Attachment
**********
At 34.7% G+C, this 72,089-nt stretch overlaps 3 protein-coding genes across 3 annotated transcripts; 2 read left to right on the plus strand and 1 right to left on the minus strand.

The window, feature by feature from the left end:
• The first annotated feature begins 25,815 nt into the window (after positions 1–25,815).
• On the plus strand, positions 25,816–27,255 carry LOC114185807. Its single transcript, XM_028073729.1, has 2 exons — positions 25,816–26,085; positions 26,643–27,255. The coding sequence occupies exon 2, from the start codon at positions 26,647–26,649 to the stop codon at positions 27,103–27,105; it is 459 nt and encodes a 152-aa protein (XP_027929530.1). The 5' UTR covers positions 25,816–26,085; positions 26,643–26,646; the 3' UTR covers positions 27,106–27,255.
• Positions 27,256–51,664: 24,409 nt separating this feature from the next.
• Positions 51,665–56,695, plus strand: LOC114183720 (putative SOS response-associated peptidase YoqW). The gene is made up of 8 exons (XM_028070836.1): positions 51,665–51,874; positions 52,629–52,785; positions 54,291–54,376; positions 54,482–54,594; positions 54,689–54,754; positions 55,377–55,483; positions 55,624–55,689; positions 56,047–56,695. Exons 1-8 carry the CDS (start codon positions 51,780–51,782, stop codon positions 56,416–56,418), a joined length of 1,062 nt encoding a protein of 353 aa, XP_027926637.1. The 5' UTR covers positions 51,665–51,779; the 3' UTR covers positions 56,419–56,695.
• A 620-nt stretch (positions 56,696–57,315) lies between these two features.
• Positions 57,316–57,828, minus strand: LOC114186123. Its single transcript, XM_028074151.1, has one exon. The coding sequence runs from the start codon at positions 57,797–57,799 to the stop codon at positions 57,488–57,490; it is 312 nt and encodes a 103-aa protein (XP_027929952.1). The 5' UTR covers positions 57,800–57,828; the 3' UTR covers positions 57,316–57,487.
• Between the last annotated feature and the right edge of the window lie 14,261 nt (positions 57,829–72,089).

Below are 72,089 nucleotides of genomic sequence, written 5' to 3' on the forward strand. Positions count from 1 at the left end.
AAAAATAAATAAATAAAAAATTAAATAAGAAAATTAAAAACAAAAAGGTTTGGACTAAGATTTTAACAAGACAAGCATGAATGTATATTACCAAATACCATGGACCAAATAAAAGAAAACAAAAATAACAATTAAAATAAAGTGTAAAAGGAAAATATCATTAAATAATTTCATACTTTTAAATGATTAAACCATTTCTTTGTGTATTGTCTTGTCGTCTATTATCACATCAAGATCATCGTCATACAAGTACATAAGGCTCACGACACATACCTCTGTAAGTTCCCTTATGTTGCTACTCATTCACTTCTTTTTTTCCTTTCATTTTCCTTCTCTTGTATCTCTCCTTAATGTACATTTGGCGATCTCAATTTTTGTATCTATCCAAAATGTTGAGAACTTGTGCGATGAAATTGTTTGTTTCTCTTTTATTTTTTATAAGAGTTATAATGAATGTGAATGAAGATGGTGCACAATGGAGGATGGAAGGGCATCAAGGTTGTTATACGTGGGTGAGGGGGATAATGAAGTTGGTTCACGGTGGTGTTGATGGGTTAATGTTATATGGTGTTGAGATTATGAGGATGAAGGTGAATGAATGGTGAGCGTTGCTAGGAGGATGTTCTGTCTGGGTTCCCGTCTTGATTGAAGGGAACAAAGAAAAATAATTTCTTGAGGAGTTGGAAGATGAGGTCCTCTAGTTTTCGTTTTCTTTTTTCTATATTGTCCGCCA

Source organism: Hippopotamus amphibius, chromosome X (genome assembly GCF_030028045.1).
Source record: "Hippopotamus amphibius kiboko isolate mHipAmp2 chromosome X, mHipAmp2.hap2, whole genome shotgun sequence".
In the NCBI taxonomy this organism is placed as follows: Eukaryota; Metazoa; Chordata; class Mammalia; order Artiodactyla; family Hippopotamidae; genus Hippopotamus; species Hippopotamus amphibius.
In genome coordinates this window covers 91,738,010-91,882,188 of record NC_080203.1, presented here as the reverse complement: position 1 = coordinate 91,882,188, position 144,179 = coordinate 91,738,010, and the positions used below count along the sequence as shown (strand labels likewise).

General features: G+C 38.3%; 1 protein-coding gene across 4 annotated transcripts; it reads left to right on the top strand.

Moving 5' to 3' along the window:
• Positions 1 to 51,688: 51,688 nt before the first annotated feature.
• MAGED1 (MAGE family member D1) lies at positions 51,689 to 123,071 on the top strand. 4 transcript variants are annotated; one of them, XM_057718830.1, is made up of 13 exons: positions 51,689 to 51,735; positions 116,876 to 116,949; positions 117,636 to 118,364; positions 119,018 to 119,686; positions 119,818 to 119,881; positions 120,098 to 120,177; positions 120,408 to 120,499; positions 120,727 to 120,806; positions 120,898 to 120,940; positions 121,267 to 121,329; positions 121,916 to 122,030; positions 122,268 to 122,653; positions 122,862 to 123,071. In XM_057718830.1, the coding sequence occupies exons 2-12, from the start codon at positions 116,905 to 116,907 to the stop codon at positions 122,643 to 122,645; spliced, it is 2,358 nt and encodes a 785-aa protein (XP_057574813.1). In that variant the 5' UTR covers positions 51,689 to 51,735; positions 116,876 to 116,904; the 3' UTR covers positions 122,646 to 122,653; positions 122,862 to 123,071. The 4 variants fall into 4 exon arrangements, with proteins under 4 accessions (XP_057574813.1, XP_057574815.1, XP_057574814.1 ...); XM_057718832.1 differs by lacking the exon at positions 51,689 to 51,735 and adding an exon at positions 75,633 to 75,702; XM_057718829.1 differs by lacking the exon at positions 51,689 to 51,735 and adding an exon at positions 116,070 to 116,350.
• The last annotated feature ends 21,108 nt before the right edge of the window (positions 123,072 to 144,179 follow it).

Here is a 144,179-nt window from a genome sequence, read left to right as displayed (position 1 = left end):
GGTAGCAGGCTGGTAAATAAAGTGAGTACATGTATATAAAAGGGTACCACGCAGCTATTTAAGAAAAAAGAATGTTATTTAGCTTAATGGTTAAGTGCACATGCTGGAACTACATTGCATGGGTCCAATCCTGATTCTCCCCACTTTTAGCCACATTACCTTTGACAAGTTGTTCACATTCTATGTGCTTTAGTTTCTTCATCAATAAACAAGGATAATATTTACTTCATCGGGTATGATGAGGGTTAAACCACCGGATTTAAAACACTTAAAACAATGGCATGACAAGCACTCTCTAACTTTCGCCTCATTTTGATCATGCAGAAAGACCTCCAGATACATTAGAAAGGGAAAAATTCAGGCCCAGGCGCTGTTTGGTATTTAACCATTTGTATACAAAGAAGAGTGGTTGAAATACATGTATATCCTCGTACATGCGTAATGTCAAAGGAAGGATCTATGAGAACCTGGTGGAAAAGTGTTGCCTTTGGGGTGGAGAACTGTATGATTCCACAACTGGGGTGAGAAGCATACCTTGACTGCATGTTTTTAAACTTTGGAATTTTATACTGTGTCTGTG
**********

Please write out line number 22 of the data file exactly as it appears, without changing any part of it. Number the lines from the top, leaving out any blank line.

GGTAGCAGGCTGGTAAATAAAGTGAGTACATGTATATAAAAGGGTACCACGCAGCTATTTAAGAAAAAAGAATGTTATTTAGCTTAATGGTTAAGTGCACATGCTGGAACTACATTGCATGGGTCCAATCCTGATTCTCCCCACTTTTAGCCACATTACCTTTGACAAGTTGTTCACATTCTATGTGCTTTAGTTTCTTCATCAATAAACAAGGATAATATTTACTTCATCGGGTATGATGAGGGTTAAACCACCGGATTTAAAACACTTAAAACAATGGCATGACAAGCACTCTCTAACTTTCGCCTCATTTTGATCATGCAGAAAGACCTCCAGATACATTAGAAAGGGAAAAATTCAGGCCCAGGCGCTGTTTGGTATTTAACCATTTGTATACAAAGAAGAGTGGTTGAAATACATGTATATCCTCGTACATGCGTAATGTCAAAGGAAGGATCTATGAGAACCTGGTGGAAAAGTGTTGCCTTTGGGGTGGAGAACTGTATGATTCCACAACTGGGGTGAGAAGCATACCTTGACTGCATGTTTTTAAACTTTGGAATTTTATACTGTGTCTGTG